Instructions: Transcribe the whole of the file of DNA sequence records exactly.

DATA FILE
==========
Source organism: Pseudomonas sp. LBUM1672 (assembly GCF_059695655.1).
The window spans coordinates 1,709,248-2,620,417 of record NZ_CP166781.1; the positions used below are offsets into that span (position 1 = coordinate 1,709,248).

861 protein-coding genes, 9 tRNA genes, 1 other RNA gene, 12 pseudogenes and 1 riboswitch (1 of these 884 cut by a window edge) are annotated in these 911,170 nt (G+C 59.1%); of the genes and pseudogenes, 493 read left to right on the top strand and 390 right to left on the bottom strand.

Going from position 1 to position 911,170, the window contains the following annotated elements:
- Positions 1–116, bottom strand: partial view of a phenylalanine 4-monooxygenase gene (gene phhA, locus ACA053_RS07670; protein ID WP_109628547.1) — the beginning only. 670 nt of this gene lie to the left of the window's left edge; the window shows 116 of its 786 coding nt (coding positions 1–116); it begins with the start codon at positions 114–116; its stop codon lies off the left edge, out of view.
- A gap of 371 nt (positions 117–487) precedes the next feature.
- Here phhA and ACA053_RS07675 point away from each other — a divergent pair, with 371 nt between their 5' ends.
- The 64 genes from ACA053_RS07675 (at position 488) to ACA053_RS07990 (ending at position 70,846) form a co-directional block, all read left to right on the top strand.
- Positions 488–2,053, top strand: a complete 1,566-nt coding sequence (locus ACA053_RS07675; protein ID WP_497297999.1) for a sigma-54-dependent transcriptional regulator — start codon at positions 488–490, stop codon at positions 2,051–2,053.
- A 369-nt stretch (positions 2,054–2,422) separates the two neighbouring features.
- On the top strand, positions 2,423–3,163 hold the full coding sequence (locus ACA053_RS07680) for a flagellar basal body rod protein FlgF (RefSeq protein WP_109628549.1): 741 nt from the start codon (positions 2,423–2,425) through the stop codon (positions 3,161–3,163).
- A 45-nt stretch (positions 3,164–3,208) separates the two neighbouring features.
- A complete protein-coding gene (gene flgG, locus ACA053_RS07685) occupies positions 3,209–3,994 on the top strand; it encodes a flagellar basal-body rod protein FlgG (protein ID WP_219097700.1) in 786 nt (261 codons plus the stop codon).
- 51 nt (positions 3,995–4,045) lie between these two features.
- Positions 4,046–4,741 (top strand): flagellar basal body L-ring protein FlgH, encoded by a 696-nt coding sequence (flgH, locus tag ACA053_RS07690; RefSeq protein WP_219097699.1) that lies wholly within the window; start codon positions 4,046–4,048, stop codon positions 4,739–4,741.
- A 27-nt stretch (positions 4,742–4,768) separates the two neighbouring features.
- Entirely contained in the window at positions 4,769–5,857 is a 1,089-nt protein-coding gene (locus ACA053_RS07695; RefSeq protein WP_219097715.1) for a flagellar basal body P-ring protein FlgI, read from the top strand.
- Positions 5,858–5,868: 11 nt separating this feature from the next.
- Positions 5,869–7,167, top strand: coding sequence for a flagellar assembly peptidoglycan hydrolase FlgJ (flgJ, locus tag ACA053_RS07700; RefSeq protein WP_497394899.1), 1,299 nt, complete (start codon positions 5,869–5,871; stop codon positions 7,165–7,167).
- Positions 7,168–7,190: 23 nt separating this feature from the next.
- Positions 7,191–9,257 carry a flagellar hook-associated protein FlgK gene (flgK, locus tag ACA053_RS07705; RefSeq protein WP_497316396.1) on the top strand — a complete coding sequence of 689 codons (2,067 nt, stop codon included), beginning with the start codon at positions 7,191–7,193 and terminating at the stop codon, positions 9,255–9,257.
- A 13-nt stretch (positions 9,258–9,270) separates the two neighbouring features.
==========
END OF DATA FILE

Source organism: Pseudomonas sp. LBUM1672 (assembly GCF_059695655.1).
The window spans coordinates 1,709,248-2,620,417 of record NZ_CP166781.1; the positions used below are offsets into that span (position 1 = coordinate 1,709,248).

861 protein-coding genes, 9 tRNA genes, 1 other RNA gene, 12 pseudogenes and 1 riboswitch (1 of these 884 cut by a window edge) are annotated in these 911,170 nt (G+C 59.1%); of the genes and pseudogenes, 493 read left to right on the top strand and 390 right to left on the bottom strand.

Going from position 1 to position 911,170, the window contains the following annotated elements:
- Positions 1–116, bottom strand: partial view of a phenylalanine 4-monooxygenase gene (gene phhA, locus ACA053_RS07670; protein ID WP_109628547.1) — the beginning only. 670 nt of this gene lie to the left of the window's left edge; the window shows 116 of its 786 coding nt (coding positions 1–116); it begins with the start codon at positions 114–116; its stop codon lies off the left edge, out of view.
- A gap of 371 nt (positions 117–487) precedes the next feature.
- Here phhA and ACA053_RS07675 point away from each other — a divergent pair, with 371 nt between their 5' ends.
- The 64 genes from ACA053_RS07675 (at position 488) to ACA053_RS07990 (ending at position 70,846) form a co-directional block, all read left to right on the top strand.
- Positions 488–2,053, top strand: a complete 1,566-nt coding sequence (locus ACA053_RS07675; protein ID WP_497297999.1) for a sigma-54-dependent transcriptional regulator — start codon at positions 488–490, stop codon at positions 2,051–2,053.
- A 369-nt stretch (positions 2,054–2,422) separates the two neighbouring features.
- On the top strand, positions 2,423–3,163 hold the full coding sequence (locus ACA053_RS07680) for a flagellar basal body rod protein FlgF (RefSeq protein WP_109628549.1): 741 nt from the start codon (positions 2,423–2,425) through the stop codon (positions 3,161–3,163).
- A 45-nt stretch (positions 3,164–3,208) separates the two neighbouring features.
- A complete protein-coding gene (gene flgG, locus ACA053_RS07685) occupies positions 3,209–3,994 on the top strand; it encodes a flagellar basal-body rod protein FlgG (protein ID WP_219097700.1) in 786 nt (261 codons plus the stop codon).
- 51 nt (positions 3,995–4,045) lie between these two features.
- Positions 4,046–4,741 (top strand): flagellar basal body L-ring protein FlgH, encoded by a 696-nt coding sequence (flgH, locus tag ACA053_RS07690; RefSeq protein WP_219097699.1) that lies wholly within the window; start codon positions 4,046–4,048, stop codon positions 4,739–4,741.
- A 27-nt stretch (positions 4,742–4,768) separates the two neighbouring features.
- Entirely contained in the window at positions 4,769–5,857 is a 1,089-nt protein-coding gene (locus ACA053_RS07695; RefSeq protein WP_219097715.1) for a flagellar basal body P-ring protein FlgI, read from the top strand.
- Positions 5,858–5,868: 11 nt separating this feature from the next.
- Positions 5,869–7,167, top strand: coding sequence for a flagellar assembly peptidoglycan hydrolase FlgJ (flgJ, locus tag ACA053_RS07700; RefSeq protein WP_497394899.1), 1,299 nt, complete (start codon positions 5,869–5,871; stop codon positions 7,165–7,167).
- Positions 7,168–7,190: 23 nt separating this feature from the next.
- Positions 7,191–9,257 carry a flagellar hook-associated protein FlgK gene (flgK, locus tag ACA053_RS07705; RefSeq protein WP_497316396.1) on the top strand — a complete coding sequence of 689 codons (2,067 nt, stop codon included), beginning with the start codon at positions 7,191–7,193 and terminating at the stop codon, positions 9,255–9,257.
- A 13-nt stretch (positions 9,258–9,270) separates the two neighbouring features.